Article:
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Satellite Images Show China's Expansion Of Muslim Detention Camps

SCOTT SIMON, HOST:

There are signs that China's internment of Muslims has become even more enormous, mechanized and horrifying. BuzzFeed News has used satellite images and interviews with former inmates to identify 260 fortified detention compounds built in the western regions of China to incarcerate hundreds of thousands of Uighurs, Kazakhs and other Muslims. It is the largest detention of ethnic and religious minorities since the Second World War. Megha Rajagopalan, along with Alison Killing and Christo Buschek, worked on this story. Megha Rajagopalan joins us from London.

Thank you so much for being with us.

MEGHA RAJAGOPALAN: Thank you for having me on.

SIMON: What could you see in satellite photos? What did you detect?

RAJAGOPALAN: So we knew that there were these internment camps in Xinjiang. We knew that there were a lot of them, but nobody had ever actually managed to document the whole scale of the program. And we thought, what if there were a way to try to find all of them?

So we knew we couldn't physically go and visit these camps. So we ended up looking for a kind of method to be able to find them in satellite images. And what we ended up finding was 268 camps that have been built just since 2017. And some of these places are really massive. When you look at them in the satellite image, you can see that they can house more than 10,000 people. And we found at least one that's capable of housing more than 30,000. And that's without taking into consideration overcrowding.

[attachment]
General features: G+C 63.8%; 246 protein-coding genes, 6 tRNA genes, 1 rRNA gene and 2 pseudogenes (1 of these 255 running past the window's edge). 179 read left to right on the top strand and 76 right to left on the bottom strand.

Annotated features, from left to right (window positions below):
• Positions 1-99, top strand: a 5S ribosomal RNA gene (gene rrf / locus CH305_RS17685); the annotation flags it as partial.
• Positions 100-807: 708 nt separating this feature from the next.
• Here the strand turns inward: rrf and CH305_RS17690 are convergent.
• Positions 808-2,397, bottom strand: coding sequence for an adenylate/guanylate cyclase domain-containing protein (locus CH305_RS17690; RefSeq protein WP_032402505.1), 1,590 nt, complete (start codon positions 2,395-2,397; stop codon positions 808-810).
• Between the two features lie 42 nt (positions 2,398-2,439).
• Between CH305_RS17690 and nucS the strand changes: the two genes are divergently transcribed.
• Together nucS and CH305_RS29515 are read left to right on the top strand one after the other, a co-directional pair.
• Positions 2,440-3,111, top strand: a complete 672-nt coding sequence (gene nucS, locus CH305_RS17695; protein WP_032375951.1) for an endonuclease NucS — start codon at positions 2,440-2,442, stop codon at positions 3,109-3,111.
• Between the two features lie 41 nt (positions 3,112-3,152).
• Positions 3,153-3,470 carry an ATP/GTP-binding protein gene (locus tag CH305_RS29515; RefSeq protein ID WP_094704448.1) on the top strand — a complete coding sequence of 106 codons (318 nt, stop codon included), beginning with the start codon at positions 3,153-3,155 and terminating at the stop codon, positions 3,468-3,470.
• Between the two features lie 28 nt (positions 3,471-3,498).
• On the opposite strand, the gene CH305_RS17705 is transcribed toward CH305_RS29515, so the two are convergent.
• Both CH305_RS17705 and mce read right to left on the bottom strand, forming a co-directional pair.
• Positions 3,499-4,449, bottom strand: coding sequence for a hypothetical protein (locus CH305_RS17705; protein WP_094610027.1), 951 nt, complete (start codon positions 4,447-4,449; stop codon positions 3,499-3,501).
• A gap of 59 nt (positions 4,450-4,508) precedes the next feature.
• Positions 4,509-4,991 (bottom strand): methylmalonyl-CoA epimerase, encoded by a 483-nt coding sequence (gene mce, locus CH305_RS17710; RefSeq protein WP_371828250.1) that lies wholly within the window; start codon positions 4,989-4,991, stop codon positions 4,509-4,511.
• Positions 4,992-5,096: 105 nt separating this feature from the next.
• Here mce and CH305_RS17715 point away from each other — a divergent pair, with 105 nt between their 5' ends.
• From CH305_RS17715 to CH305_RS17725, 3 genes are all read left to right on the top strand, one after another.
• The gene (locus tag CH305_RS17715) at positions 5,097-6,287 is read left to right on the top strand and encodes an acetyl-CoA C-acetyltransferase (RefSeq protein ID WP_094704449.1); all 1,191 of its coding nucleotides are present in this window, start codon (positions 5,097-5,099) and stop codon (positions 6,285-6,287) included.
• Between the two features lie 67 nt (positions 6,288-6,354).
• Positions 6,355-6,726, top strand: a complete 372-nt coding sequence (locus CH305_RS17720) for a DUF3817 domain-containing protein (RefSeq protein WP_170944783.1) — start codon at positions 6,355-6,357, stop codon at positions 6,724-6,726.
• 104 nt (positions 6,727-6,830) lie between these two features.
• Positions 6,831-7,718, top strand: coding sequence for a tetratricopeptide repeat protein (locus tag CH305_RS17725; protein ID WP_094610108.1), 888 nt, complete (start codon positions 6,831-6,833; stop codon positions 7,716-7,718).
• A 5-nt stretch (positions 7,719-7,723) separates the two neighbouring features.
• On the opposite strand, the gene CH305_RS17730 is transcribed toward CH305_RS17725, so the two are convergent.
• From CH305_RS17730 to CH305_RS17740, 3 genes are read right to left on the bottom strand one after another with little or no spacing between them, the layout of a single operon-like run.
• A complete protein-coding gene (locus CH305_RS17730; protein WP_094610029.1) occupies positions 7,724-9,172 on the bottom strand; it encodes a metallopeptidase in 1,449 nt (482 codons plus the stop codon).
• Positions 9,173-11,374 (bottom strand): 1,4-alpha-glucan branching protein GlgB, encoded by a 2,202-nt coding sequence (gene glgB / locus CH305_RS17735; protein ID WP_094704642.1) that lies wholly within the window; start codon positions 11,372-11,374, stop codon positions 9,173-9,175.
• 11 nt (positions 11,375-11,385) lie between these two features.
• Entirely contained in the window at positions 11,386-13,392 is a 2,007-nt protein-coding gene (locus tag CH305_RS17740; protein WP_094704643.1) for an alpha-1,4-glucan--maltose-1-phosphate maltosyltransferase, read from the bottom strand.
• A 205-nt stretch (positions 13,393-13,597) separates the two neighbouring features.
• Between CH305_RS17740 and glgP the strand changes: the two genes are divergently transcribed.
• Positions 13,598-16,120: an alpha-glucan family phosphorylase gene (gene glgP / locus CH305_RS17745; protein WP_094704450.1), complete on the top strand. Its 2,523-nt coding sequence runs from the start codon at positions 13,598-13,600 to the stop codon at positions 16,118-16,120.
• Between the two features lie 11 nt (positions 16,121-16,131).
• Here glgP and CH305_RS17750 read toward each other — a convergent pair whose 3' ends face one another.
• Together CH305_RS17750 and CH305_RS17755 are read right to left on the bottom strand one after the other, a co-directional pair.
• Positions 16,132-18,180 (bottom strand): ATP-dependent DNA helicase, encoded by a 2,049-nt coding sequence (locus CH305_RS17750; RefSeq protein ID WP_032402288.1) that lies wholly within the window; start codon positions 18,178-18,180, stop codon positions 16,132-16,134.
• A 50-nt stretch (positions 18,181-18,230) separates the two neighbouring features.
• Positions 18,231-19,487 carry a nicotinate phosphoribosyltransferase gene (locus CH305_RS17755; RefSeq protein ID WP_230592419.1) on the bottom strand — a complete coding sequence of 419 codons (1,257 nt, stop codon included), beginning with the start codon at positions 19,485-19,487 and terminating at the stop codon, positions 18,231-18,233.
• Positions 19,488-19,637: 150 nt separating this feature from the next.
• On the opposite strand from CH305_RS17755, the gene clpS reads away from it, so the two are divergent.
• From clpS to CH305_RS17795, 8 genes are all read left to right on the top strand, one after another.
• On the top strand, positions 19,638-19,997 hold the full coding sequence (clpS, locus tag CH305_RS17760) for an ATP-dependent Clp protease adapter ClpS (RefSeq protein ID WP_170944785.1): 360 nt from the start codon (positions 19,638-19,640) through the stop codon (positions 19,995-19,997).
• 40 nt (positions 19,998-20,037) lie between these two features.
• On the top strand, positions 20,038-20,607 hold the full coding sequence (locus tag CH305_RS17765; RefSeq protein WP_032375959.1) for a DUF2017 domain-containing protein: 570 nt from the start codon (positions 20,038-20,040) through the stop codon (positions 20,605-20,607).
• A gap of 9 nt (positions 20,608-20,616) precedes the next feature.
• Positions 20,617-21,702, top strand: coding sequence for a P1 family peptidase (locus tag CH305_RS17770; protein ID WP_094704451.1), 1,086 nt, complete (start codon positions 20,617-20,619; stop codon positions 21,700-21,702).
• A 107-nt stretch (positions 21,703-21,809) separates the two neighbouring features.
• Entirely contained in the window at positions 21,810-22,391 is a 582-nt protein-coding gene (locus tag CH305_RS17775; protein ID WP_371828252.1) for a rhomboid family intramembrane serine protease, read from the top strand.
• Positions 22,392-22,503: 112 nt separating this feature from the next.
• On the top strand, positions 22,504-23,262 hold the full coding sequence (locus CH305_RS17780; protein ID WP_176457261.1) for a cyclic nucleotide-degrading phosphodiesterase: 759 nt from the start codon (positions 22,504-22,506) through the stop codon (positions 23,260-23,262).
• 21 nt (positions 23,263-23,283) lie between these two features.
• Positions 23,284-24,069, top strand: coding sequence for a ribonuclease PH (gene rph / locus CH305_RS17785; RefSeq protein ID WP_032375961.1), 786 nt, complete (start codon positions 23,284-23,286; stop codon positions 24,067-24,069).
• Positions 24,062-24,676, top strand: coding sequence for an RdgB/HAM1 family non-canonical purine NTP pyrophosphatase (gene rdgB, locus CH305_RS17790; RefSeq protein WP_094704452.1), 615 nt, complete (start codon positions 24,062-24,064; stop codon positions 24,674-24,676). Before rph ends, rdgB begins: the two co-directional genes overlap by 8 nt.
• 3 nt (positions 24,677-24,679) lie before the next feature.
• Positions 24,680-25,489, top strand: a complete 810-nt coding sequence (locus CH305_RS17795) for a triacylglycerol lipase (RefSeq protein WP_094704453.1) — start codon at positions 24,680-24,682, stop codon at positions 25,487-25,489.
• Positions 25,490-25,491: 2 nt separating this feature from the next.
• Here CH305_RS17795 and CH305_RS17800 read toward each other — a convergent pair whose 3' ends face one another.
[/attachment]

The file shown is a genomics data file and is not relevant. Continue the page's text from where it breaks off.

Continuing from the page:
SIMON: You suggest in your reporting that this represents a drastic new step to build what seems like permanent facilities.

RAJAGOPALAN: That's right. So what we found in the satellite images was that starting in about 2018, the government started to build these massive purpose-built facilities. And when you see them in the satellite image, you can see, like, how fortified they are. They really look like prisons. They have very thick walls. You know, they have, like, heavy barbed wire. They have guard towers everywhere. You know, some of them are really, really massive. There is very little open space.

If you look at the kind of plans of the buildings - which you can do in historical satellite images because you can see them as they're being constructed before they've put the roof on - you can see inside that there is very, very little natural light that comes to the interiors of these buildings. So we did an analysis, and we found that they have, like, all of the hallmarks of, you know, highly fortified prison camps.

SIMON: What goes on in there?

RAJAGOPALAN: So the Chinese government says that the purpose of these facilities is for education and vocational training. And there's a kind of a kernel of truth to that, which is that, you know, these people are being taught Chinese language, and they're being taught basically Communist Party dogma and, you know, propaganda.

But in addition to that, I think everybody that I talked to talked about, you know, really horrifying abuses - things like being held in stress positions, deprivation of food, deprivation of sleep, being sent to solitary confinement, you know, torture, being beaten with batons. Women I talked to said that they lived perpetually in fear of being raped. They talked about being forced to take what they believed was birth control. All of these things have become common to the testimony of the former detainees who have actually gone on to be able to speak with the media.